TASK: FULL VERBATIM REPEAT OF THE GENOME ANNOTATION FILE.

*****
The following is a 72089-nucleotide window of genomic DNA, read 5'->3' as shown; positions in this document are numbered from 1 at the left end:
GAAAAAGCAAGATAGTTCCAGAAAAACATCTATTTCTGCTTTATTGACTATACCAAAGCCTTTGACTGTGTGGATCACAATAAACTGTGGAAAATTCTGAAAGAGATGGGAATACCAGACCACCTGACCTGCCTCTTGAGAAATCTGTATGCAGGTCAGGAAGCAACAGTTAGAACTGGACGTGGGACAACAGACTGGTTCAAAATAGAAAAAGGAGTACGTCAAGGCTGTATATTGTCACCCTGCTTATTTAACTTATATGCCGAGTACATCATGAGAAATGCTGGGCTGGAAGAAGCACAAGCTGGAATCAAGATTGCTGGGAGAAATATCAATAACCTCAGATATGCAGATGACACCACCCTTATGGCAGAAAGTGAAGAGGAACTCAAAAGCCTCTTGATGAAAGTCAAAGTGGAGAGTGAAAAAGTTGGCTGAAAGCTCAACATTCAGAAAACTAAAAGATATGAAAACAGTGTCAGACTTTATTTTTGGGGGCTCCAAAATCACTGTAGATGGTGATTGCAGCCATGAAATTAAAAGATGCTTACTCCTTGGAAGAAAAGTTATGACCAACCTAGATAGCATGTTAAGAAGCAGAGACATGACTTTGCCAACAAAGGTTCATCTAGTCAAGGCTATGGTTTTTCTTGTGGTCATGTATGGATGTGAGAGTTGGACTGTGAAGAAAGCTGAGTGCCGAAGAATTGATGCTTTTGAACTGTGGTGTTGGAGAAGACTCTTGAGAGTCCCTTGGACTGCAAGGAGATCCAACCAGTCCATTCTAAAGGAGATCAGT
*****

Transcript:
The following is a 72089-nucleotide window of genomic DNA, read 5'->3' as shown; positions in this document are numbered from 1 at the left end:
GAAAAAGCAAGATAGTTCCAGAAAAACATCTATTTCTGCTTTATTGACTATACCAAAGCCTTTGACTGTGTGGATCACAATAAACTGTGGAAAATTCTGAAAGAGATGGGAATACCAGACCACCTGACCTGCCTCTTGAGAAATCTGTATGCAGGTCAGGAAGCAACAGTTAGAACTGGACGTGGGACAACAGACTGGTTCAAAATAGAAAAAGGAGTACGTCAAGGCTGTATATTGTCACCCTGCTTATTTAACTTATATGCCGAGTACATCATGAGAAATGCTGGGCTGGAAGAAGCACAAGCTGGAATCAAGATTGCTGGGAGAAATATCAATAACCTCAGATATGCAGATGACACCACCCTTATGGCAGAAAGTGAAGAGGAACTCAAAAGCCTCTTGATGAAAGTCAAAGTGGAGAGTGAAAAAGTTGGCTGAAAGCTCAACATTCAGAAAACTAAAAGATATGAAAACAGTGTCAGACTTTATTTTTGGGGGCTCCAAAATCACTGTAGATGGTGATTGCAGCCATGAAATTAAAAGATGCTTACTCCTTGGAAGAAAAGTTATGACCAACCTAGATAGCATGTTAAGAAGCAGAGACATGACTTTGCCAACAAAGGTTCATCTAGTCAAGGCTATGGTTTTTCTTGTGGTCATGTATGGATGTGAGAGTTGGACTGTGAAGAAAGCTGAGTGCCGAAGAATTGATGCTTTTGAACTGTGGTGTTGGAGAAGACTCTTGAGAGTCCCTTGGACTGCAAGGAGATCCAACCAGTCCATTCTAAAGGAGATCAGT